When I visited your website, I was surprised to learn that Nye Lubricants is 160 years old.
That’s right. The company was founded by William Foster Nye in New Bedford, Massachusetts, and it operated under his name–the William F. Nye Company–until the early nineties, when it was changed to Nye Lubricants. New Bedford is an old whaling town, so the first lubricant he developed was refined from whale oil, which has excellent low-temperature characteristics. At that time the oil was used mostly for watches, clocks, and ship chronometers, and that’s where the low-temperature properties were especially important. The whale oil was non-gumming, and it didn’t oxidize, so that made it an exceptional lubricant once it had been refined.
When did you make the move from organic to synthetic lubricants?
Nye began this research in the 1960s, experimenting with synthetic lubricants as opposed to the whale oils and refined white mineral oils that had been used prior to that time.
I know that the company is still based in New Bedford, but what about its other locations?
You’re right, our headquarters are in New Bedford, as are all of our production facilities, including ultra-filtration, packaging, and the Optical Products Group. Beyond that we have what we refer to as “technical support and sales centers” all around the country, including Detroit, Chicago, San Francisco, Charlotte, North Carolina, Phoenix, Arizona, and here in Centerville, Ohio, where I’m based. In addition we have distributors and agents in all major industrialized countries on every continent. We have an international sales team in New Bedford who work directly with these representatives, conducting site visits and holding training seminars.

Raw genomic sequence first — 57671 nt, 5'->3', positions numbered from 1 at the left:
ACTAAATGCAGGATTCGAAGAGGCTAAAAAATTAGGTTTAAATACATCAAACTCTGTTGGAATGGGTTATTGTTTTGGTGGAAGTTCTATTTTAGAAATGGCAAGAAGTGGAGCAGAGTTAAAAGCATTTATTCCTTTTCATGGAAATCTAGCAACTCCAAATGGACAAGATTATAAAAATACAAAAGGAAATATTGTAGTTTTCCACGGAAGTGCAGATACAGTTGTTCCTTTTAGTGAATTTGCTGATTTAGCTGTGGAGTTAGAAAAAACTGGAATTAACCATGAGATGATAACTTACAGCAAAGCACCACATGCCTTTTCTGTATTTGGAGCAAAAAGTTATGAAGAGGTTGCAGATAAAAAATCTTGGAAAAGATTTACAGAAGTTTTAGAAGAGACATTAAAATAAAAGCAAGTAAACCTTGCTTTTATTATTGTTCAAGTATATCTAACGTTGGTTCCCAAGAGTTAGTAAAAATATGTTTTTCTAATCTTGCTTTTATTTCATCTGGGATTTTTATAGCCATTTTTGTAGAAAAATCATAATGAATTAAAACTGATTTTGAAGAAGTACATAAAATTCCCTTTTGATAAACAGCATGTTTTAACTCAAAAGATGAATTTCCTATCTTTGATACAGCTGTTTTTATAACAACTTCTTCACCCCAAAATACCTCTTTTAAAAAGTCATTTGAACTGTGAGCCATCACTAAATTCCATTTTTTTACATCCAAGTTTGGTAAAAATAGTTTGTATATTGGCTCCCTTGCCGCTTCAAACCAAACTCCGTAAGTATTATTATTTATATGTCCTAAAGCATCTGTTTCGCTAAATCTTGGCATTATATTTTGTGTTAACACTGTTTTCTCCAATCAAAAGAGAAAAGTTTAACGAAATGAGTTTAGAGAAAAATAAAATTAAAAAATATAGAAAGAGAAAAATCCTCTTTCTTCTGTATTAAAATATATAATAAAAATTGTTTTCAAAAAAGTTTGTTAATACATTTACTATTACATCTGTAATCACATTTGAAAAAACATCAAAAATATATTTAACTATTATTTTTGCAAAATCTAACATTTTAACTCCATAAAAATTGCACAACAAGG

Training seems to be an important part of Nye’s service to its customers.
Absolutely. While all of our facilities are equipped to handle seminars, most often they’ll be held on-site at a customer’s, or a prospective customer’s, location. We have also held seminars at hotels near their facilities, so we’re open to conducting them however it’s most convenient for the client. And we’ll call in our experts to help in the training whenever it’s necessary. With my background in gearing, for instance, I’ll travel to meet with customers who are involved in gear manufacturing, and we have others who will lend their expertise in particular areas as well.
You’ve mentioned your background in gearing, could you expand on that?
I’ve been with Nye Lubricants for the past 10 years, but before that I worked for M&M Precision Systems as an applications engineer. I was also involved in international sales, so I traveled all over the world to meet with our customers, as I still do with Nye. One account that I’m responsible for is Black & Decker/DeWalt. They’re headquartered in Townsend, Maryland, but they also have plants in the U.K., Mexico, Brazil, and China, so I’ve visited most of those sites. I am also responsible for keeping Nye current on what’s happening in the gear industry. For example, we’re an associate member of AGMA, and I participate in a number of committees that have to do with plastic gearing or powder metal gearing, things of that nature. But one thing that I really enjoy about my job is that it’s not 100-percent gearing. I might be involved in a gear application in the morning, and then electrical switch lubricants or fiber-optic coupling gels that afternoon. So that’s what makes this job so much fun, its never-ending variety.